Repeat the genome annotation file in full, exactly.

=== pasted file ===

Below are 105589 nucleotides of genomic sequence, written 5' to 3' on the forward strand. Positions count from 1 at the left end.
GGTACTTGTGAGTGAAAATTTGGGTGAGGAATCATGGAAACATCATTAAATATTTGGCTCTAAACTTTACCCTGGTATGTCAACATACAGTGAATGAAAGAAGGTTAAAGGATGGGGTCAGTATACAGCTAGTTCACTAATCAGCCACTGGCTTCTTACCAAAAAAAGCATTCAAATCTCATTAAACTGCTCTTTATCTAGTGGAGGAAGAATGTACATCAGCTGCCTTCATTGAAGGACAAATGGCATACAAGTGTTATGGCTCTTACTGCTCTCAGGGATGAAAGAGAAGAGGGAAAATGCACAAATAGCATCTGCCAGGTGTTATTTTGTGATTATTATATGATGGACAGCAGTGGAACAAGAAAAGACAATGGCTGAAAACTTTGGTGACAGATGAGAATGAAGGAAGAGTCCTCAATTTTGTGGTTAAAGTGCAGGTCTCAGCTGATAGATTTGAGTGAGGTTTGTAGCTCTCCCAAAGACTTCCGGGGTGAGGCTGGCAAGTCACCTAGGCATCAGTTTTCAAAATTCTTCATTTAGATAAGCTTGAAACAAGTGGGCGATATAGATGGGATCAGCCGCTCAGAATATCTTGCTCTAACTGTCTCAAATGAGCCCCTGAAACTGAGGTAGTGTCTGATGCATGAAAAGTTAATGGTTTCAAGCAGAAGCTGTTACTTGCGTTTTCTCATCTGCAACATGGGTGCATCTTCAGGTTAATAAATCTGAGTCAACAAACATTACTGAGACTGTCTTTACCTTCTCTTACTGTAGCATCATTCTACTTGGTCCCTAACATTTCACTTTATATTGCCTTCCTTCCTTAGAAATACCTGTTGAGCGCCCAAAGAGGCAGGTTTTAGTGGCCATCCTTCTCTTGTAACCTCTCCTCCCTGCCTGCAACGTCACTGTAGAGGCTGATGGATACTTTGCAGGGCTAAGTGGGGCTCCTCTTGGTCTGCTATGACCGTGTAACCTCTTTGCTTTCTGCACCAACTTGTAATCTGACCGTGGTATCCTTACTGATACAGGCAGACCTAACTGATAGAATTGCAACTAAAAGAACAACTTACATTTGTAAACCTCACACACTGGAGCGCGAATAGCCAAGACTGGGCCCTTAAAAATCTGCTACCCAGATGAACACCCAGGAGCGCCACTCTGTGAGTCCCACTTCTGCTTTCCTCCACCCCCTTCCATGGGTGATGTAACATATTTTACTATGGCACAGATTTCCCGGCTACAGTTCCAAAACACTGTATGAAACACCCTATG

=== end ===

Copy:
Below are 105589 nucleotides of genomic sequence, written 5' to 3' on the forward strand. Positions count from 1 at the left end.
GGTACTTGTGAGTGAAAATTTGGGTGAGGAATCATGGAAACATCATTAAATATTTGGCTCTAAACTTTACCCTGGTATGTCAACATACAGTGAATGAAAGAAGGTTAAAGGATGGGGTCAGTATACAGCTAGTTCACTAATCAGCCACTGGCTTCTTACCAAAAAAAGCATTCAAATCTCATTAAACTGCTCTTTATCTAGTGGAGGAAGAATGTACATCAGCTGCCTTCATTGAAGGACAAATGGCATACAAGTGTTATGGCTCTTACTGCTCTCAGGGATGAAAGAGAAGAGGGAAAATGCACAAATAGCATCTGCCAGGTGTTATTTTGTGATTATTATATGATGGACAGCAGTGGAACAAGAAAAGACAATGGCTGAAAACTTTGGTGACAGATGAGAATGAAGGAAGAGTCCTCAATTTTGTGGTTAAAGTGCAGGTCTCAGCTGATAGATTTGAGTGAGGTTTGTAGCTCTCCCAAAGACTTCCGGGGTGAGGCTGGCAAGTCACCTAGGCATCAGTTTTCAAAATTCTTCATTTAGATAAGCTTGAAACAAGTGGGCGATATAGATGGGATCAGCCGCTCAGAATATCTTGCTCTAACTGTCTCAAATGAGCCCCTGAAACTGAGGTAGTGTCTGATGCATGAAAAGTTAATGGTTTCAAGCAGAAGCTGTTACTTGCGTTTTCTCATCTGCAACATGGGTGCATCTTCAGGTTAATAAATCTGAGTCAACAAACATTACTGAGACTGTCTTTACCTTCTCTTACTGTAGCATCATTCTACTTGGTCCCTAACATTTCACTTTATATTGCCTTCCTTCCTTAGAAATACCTGTTGAGCGCCCAAAGAGGCAGGTTTTAGTGGCCATCCTTCTCTTGTAACCTCTCCTCCCTGCCTGCAACGTCACTGTAGAGGCTGATGGATACTTTGCAGGGCTAAGTGGGGCTCCTCTTGGTCTGCTATGACCGTGTAACCTCTTTGCTTTCTGCACCAACTTGTAATCTGACCGTGGTATCCTTACTGATACAGGCAGACCTAACTGATAGAATTGCAACTAAAAGAACAACTTACATTTGTAAACCTCACACACTGGAGCGCGAATAGCCAAGACTGGGCCCTTAAAAATCTGCTACCCAGATGAACACCCAGGAGCGCCACTCTGTGAGTCCCACTTCTGCTTTCCTCCACCCCCTTCCATGGGTGATGTAACATATTTTACTATGGCACAGATTTCCCGGCTACAGTTCCAAAACACTGTATGAAACACCCTATG